Laya sees change in toilet habits after the first Royal Highland Festival

Laya sees change in toilet habits after the first Royal Highland Festival

Sanitation was a major issue for Layaps and tourists visiting Laya four years back. Now major changes can be seen in the sanitation habits of the highlanders.

Now Layaps have shifted to flush toilets and SATO pan from pit toilet.

Laya is located 3,800m above sea level. Laya has a population of more than 1,000 and 262 households in five chiwogs.

Before the first Royal Highland Festival in 2016, none of the households were using flush toilet.

However, the first Royal Highland Festival gave the Layaps impetus to incorporate healthy sanitation habits. Currently, 49 households are using flush toilet and 70 households are using SATO pan toilet.

Member of Parliament (MP) from Khatoed Laya constituency, Tenzin, said sanitation had been a major issue when tourists and guests visited Laya.

Many would complain about the lack of proper toilet facilities.

Before while serving as the chairman of the Local Level Committee, the dzongkhag and gewog had discussed about providing proper sanitation on a cost sharing basis with people and the government.

“The flush toilets were installed with the instituting of the first Royal Highland Festival to provide proper sanitation to the guests,” said the MP.

However, the majority of households are still using pit latrine.

In the 12th Five Year Plan Nu 6mn has been allocated from the gewog budget to supply materials for construction of flush toilet in the gewog.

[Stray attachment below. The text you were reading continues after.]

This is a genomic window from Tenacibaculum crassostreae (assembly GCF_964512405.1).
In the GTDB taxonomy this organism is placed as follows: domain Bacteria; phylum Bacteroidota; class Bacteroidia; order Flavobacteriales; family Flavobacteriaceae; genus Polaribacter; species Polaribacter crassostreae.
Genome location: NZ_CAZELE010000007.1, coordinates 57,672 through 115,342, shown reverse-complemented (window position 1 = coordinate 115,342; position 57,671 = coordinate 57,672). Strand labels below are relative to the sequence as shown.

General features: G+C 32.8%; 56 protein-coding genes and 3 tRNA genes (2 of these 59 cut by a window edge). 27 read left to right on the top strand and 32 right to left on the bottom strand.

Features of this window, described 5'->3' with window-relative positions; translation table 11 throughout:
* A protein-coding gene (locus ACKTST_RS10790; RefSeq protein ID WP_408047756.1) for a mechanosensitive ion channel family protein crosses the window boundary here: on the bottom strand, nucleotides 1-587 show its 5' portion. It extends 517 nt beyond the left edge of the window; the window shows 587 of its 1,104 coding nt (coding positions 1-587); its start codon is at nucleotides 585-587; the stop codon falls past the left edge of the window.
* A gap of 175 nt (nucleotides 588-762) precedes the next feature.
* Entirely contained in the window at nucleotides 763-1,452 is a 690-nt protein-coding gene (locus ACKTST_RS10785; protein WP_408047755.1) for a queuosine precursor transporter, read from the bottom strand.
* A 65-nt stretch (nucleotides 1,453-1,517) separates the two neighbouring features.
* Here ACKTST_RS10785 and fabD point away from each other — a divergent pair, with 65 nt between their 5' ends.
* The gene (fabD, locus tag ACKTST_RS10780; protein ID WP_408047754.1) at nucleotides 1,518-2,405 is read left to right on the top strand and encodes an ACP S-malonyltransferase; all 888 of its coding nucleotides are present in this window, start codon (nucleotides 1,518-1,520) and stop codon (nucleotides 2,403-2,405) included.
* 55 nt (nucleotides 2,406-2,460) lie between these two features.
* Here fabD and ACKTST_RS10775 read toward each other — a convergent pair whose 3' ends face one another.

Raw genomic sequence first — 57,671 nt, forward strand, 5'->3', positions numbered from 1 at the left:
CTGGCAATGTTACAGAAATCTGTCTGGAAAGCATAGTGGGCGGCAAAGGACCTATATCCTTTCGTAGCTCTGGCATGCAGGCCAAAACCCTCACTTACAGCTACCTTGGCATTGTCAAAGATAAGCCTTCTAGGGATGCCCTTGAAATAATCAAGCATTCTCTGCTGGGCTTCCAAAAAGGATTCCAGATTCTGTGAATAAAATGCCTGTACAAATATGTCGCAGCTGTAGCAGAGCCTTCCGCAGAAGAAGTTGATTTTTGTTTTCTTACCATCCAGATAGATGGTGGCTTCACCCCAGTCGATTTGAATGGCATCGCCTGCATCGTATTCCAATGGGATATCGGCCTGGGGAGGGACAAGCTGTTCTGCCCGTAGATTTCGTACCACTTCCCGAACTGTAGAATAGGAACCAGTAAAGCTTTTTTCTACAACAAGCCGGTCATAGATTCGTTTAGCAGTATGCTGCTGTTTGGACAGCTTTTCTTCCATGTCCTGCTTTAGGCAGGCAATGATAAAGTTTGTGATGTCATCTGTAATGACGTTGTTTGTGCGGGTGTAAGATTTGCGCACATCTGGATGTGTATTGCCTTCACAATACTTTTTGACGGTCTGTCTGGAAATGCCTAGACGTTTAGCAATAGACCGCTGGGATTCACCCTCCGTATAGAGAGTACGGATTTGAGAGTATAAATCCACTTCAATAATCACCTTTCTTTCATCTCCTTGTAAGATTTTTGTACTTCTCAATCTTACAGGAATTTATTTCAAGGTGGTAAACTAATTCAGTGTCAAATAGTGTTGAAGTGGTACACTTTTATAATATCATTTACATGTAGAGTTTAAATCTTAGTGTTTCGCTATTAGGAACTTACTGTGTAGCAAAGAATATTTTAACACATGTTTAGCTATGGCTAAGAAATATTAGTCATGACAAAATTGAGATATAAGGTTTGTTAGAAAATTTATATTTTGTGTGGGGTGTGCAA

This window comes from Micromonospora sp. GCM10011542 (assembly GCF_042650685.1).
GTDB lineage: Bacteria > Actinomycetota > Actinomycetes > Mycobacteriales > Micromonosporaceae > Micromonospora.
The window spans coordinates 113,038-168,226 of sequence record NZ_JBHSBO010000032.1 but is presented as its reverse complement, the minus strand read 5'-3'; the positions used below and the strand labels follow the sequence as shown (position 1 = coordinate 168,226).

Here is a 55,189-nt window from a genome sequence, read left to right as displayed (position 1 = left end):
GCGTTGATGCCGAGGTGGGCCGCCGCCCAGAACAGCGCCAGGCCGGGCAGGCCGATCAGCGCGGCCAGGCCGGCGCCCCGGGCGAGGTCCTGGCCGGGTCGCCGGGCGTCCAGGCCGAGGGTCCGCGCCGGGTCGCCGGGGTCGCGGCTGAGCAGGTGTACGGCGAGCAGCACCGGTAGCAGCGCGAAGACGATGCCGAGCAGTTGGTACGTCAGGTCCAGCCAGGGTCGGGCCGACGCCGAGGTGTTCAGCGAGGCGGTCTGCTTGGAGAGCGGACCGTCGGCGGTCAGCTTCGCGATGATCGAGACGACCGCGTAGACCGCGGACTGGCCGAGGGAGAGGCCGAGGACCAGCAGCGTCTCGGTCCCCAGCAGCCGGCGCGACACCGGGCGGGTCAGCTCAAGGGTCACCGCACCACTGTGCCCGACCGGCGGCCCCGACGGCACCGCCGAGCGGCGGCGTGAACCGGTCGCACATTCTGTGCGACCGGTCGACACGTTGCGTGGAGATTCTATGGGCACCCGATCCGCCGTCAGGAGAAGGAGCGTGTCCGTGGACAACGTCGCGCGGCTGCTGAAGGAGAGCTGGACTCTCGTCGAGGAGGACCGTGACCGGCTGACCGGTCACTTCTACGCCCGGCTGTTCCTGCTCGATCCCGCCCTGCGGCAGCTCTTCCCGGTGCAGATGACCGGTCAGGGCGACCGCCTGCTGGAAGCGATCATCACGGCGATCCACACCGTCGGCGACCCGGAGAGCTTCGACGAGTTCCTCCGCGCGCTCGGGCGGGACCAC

For the Financial Year 2019-20 Nu 850,000 has been allocated for the construction of Flush toilet.

“Around 10 households should construct flush toilet in each chiwog every year,” said the MP, adding that by 2021, 50% of the gewog should achieve construction of flush toilet.

He said that sanitation and hygiene in Laya is a top priority for the government. With proper sanitation and hygiene at homestays, tourism in Laya will also improve .

This year, before the Royal Highland Festival, Bhutan Toilet Organization (BTO) supplied 70 SATO pan to Laya.

SATO pan is very light, cheap and portable. The SaTo pan-derives its name from “Safe Toilet.”

The executive director of BTO, Passang Tshering, said that SATO pan toilet is upgrading of pit latrines.

He said that SATO pan is more suitable for the highlander community. It is not even a kilogram heavy and it requires less amount of water.

“Ceramic flush toilet is very heavy to carry and in winter the water pipes freeze and the toilet can’t be flushed.”

He said that ceramic flush toilet requires six liters of water to flush whereas SATO pan requires only half liter of water.

The health assistant of Laya BHU, Nigma Dolma Bomzam said that they do advocate for proper sanitation.

However, she said that some people are reluctant to use the ceramic flush toilet because in winter water pipes get blocked by ice.

Passang Tshering said that SATO pan is smell free, has no chance of blockage, does not need plumbing and it saves the capacity of sewage tank. 

“SATO pan has flapper, which remains closed and it prevents transmission of flies and diseases.”

Dechen Dolkar from Laya